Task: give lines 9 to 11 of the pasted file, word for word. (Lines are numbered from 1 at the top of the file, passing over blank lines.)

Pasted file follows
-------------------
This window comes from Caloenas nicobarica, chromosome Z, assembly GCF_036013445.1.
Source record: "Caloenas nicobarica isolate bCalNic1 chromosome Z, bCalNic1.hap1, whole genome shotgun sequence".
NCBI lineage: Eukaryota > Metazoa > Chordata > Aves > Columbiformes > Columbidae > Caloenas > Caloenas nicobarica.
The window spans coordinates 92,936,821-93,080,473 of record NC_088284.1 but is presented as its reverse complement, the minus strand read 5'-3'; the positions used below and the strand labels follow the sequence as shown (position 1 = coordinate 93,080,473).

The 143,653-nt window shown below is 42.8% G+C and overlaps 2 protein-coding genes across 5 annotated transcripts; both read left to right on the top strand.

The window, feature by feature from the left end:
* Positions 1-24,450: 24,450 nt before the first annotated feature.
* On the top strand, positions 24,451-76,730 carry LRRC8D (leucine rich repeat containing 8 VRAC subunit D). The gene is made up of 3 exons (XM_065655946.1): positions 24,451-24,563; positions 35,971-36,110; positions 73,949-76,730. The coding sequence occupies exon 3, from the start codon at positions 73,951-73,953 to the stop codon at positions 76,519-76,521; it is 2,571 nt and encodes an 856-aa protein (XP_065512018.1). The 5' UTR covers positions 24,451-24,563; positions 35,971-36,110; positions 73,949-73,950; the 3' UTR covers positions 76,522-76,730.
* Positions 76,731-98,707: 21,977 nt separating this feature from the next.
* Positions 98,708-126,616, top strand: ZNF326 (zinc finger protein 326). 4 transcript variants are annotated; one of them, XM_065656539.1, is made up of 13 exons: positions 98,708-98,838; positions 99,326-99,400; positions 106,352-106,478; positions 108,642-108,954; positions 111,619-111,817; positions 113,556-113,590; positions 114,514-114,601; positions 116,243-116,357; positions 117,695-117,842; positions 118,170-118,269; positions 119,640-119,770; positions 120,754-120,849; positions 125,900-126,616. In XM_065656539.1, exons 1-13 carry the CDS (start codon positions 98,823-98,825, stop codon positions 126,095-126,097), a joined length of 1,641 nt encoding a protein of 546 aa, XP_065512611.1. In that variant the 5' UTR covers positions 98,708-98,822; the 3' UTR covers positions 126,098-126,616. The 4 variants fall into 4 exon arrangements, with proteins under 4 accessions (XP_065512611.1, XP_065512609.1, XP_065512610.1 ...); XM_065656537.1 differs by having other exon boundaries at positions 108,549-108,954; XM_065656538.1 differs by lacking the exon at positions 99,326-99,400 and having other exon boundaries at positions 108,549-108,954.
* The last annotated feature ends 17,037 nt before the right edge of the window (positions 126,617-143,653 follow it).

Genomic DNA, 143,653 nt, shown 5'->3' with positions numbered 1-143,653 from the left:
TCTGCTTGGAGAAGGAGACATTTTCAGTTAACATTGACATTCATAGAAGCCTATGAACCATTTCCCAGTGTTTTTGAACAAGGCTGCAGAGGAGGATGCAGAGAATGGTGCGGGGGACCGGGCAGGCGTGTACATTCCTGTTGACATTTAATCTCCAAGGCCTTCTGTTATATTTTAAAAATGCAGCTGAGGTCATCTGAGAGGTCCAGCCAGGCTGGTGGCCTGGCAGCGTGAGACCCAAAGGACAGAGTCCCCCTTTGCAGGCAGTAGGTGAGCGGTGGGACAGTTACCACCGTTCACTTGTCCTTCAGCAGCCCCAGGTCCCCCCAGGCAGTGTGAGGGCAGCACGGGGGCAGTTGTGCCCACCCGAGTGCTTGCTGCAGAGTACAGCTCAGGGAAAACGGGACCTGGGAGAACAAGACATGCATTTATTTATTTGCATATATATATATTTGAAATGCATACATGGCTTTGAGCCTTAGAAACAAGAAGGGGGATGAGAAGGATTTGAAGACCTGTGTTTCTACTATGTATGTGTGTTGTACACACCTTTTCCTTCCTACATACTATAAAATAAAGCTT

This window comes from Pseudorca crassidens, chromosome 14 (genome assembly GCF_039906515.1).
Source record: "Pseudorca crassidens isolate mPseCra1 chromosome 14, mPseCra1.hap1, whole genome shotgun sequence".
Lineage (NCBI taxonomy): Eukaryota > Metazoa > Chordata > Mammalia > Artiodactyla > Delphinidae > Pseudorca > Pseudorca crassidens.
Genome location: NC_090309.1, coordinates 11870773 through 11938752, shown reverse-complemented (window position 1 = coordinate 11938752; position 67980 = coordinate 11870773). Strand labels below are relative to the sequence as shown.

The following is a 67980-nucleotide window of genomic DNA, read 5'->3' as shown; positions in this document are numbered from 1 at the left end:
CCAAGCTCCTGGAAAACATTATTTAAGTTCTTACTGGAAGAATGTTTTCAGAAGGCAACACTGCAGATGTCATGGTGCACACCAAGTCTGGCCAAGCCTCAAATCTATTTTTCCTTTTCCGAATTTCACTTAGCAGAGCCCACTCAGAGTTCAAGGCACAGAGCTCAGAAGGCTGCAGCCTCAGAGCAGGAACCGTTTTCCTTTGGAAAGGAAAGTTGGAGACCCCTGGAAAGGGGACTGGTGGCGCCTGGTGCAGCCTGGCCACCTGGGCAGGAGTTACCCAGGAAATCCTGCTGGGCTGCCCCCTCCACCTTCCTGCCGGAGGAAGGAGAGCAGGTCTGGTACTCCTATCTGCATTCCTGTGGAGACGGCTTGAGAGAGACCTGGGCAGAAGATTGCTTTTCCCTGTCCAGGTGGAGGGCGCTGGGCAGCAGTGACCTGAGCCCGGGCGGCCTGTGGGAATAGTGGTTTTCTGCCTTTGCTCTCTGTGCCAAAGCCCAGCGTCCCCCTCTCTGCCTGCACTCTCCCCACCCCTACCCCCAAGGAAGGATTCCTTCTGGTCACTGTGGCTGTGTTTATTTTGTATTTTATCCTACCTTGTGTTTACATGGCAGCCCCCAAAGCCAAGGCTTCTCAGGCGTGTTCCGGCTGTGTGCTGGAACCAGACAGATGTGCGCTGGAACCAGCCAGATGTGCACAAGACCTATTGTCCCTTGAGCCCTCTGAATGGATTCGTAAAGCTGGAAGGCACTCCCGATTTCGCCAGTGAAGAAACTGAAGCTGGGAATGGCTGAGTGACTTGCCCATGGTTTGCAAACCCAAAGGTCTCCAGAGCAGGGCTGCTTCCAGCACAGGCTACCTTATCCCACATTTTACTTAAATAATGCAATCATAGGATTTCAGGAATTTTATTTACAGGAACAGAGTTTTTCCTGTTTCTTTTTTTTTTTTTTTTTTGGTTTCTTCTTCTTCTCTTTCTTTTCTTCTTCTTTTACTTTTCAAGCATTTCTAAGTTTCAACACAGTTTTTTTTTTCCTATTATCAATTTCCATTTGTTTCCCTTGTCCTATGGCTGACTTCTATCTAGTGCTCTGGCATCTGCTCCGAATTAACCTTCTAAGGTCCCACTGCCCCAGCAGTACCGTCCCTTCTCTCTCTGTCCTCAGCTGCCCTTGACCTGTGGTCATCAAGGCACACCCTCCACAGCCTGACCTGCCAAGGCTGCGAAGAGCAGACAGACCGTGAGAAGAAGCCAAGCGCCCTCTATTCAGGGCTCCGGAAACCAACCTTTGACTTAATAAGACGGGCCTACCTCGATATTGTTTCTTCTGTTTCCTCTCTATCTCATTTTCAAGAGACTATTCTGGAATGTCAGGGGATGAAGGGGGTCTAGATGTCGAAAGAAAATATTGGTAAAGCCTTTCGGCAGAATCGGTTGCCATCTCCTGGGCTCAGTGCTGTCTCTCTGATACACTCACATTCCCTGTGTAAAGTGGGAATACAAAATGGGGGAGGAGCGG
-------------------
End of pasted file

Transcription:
* Positions 76,731-98,707: 21,977 nt separating this feature from the next.
* Positions 98,708-126,616, top strand: ZNF326 (zinc finger protein 326). 4 transcript variants are annotated; one of them, XM_065656539.1, is made up of 13 exons: positions 98,708-98,838; positions 99,326-99,400; positions 106,352-106,478; positions 108,642-108,954; positions 111,619-111,817; positions 113,556-113,590; positions 114,514-114,601; positions 116,243-116,357; positions 117,695-117,842; positions 118,170-118,269; positions 119,640-119,770; positions 120,754-120,849; positions 125,900-126,616. In XM_065656539.1, exons 1-13 carry the CDS (start codon positions 98,823-98,825, stop codon positions 126,095-126,097), a joined length of 1,641 nt encoding a protein of 546 aa, XP_065512611.1. In that variant the 5' UTR covers positions 98,708-98,822; the 3' UTR covers positions 126,098-126,616. The 4 variants fall into 4 exon arrangements, with proteins under 4 accessions (XP_065512611.1, XP_065512609.1, XP_065512610.1 ...); XM_065656537.1 differs by having other exon boundaries at positions 108,549-108,954; XM_065656538.1 differs by lacking the exon at positions 99,326-99,400 and having other exon boundaries at positions 108,549-108,954.
* The last annotated feature ends 17,037 nt before the right edge of the window (positions 126,617-143,653 follow it).